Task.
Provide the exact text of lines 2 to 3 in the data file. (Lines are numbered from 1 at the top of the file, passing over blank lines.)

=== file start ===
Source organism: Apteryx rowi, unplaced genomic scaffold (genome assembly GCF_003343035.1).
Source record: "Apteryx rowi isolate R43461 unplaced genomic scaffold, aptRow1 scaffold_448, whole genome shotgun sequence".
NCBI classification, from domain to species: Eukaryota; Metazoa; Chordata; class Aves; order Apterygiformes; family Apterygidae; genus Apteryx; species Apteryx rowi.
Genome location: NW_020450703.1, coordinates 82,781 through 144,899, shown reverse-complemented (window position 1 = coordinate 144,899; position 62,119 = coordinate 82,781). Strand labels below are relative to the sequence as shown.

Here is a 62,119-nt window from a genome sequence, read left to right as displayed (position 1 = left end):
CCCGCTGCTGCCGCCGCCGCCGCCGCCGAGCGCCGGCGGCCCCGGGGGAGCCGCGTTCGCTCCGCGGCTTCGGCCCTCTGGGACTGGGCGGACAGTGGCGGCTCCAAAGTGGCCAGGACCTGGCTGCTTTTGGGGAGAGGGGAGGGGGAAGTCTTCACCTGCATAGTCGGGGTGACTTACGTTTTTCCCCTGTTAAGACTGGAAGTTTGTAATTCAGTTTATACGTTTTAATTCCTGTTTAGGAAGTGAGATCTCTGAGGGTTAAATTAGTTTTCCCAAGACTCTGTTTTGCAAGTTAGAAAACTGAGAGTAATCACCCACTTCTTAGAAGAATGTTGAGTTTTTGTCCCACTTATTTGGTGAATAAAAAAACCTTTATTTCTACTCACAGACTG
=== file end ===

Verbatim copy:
Source record: "Apteryx rowi isolate R43461 unplaced genomic scaffold, aptRow1 scaffold_448, whole genome shotgun sequence".
NCBI classification, from domain to species: Eukaryota; Metazoa; Chordata; class Aves; order Apterygiformes; family Apterygidae; genus Apteryx; species Apteryx rowi.